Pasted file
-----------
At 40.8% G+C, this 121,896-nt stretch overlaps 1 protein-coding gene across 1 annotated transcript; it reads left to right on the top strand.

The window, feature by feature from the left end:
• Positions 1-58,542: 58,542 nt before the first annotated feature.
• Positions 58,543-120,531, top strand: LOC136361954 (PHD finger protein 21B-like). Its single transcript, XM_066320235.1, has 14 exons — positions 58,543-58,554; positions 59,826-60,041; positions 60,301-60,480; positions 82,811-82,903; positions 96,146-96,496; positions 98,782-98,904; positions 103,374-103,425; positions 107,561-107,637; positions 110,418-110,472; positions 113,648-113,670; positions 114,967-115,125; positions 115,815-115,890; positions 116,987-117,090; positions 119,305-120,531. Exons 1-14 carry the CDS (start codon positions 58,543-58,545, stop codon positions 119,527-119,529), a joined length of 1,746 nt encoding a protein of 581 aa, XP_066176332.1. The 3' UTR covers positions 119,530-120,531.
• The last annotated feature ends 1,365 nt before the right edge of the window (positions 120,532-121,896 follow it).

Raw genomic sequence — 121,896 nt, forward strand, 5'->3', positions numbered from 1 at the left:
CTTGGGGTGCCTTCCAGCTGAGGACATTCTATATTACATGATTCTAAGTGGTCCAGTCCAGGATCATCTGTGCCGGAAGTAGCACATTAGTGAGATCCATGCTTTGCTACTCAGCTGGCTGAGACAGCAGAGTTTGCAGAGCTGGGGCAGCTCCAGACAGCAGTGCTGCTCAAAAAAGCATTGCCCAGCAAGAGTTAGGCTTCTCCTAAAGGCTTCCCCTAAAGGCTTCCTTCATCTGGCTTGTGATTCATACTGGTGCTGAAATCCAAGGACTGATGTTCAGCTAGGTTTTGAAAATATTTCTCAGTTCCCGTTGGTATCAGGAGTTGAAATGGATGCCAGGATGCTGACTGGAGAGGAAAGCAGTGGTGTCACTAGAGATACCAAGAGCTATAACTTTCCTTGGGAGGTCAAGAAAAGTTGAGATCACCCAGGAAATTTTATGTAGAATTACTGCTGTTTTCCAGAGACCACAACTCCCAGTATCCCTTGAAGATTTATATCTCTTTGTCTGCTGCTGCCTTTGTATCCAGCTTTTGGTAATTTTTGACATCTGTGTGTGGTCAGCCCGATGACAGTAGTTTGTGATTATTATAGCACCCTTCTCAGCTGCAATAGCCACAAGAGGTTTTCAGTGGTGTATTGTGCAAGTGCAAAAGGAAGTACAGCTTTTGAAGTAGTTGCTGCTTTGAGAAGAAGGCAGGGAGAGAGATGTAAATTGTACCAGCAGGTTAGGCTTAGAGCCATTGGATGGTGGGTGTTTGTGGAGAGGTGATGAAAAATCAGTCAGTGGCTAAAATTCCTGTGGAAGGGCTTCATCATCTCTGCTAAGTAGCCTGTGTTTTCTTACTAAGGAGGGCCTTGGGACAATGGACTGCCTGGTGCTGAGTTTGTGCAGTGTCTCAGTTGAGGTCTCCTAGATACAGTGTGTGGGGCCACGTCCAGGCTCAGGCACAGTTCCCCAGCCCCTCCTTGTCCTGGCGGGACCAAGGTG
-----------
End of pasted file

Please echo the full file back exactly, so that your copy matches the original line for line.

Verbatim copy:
At 40.8% G+C, this 121,896-nt stretch overlaps 1 protein-coding gene across 1 annotated transcript; it reads left to right on the top strand.

The window, feature by feature from the left end:
• Positions 1-58,542: 58,542 nt before the first annotated feature.
• Positions 58,543-120,531, top strand: LOC136361954 (PHD finger protein 21B-like). Its single transcript, XM_066320235.1, has 14 exons — positions 58,543-58,554; positions 59,826-60,041; positions 60,301-60,480; positions 82,811-82,903; positions 96,146-96,496; positions 98,782-98,904; positions 103,374-103,425; positions 107,561-107,637; positions 110,418-110,472; positions 113,648-113,670; positions 114,967-115,125; positions 115,815-115,890; positions 116,987-117,090; positions 119,305-120,531. Exons 1-14 carry the CDS (start codon positions 58,543-58,545, stop codon positions 119,527-119,529), a joined length of 1,746 nt encoding a protein of 581 aa, XP_066176332.1. The 3' UTR covers positions 119,530-120,531.
• The last annotated feature ends 1,365 nt before the right edge of the window (positions 120,532-121,896 follow it).

Raw genomic sequence — 121,896 nt, forward strand, 5'->3', positions numbered from 1 at the left:
CTTGGGGTGCCTTCCAGCTGAGGACATTCTATATTACATGATTCTAAGTGGTCCAGTCCAGGATCATCTGTGCCGGAAGTAGCACATTAGTGAGATCCATGCTTTGCTACTCAGCTGGCTGAGACAGCAGAGTTTGCAGAGCTGGGGCAGCTCCAGACAGCAGTGCTGCTCAAAAAAGCATTGCCCAGCAAGAGTTAGGCTTCTCCTAAAGGCTTCCCCTAAAGGCTTCCTTCATCTGGCTTGTGATTCATACTGGTGCTGAAATCCAAGGACTGATGTTCAGCTAGGTTTTGAAAATATTTCTCAGTTCCCGTTGGTATCAGGAGTTGAAATGGATGCCAGGATGCTGACTGGAGAGGAAAGCAGTGGTGTCACTAGAGATACCAAGAGCTATAACTTTCCTTGGGAGGTCAAGAAAAGTTGAGATCACCCAGGAAATTTTATGTAGAATTACTGCTGTTTTCCAGAGACCACAACTCCCAGTATCCCTTGAAGATTTATATCTCTTTGTCTGCTGCTGCCTTTGTATCCAGCTTTTGGTAATTTTTGACATCTGTGTGTGGTCAGCCCGATGACAGTAGTTTGTGATTATTATAGCACCCTTCTCAGCTGCAATAGCCACAAGAGGTTTTCAGTGGTGTATTGTGCAAGTGCAAAAGGAAGTACAGCTTTTGAAGTAGTTGCTGCTTTGAGAAGAAGGCAGGGAGAGAGATGTAAATTGTACCAGCAGGTTAGGCTTAGAGCCATTGGATGGTGGGTGTTTGTGGAGAGGTGATGAAAAATCAGTCAGTGGCTAAAATTCCTGTGGAAGGGCTTCATCATCTCTGCTAAGTAGCCTGTGTTTTCTTACTAAGGAGGGCCTTGGGACAATGGACTGCCTGGTGCTGAGTTTGTGCAGTGTCTCAGTTGAGGTCTCCTAGATACAGTGTGTGGGGCCACGTCCAGGCTCAGGCACAGTTCCCCAGCCCCTCCTTGTCCTGGCGGGACCAAGGTG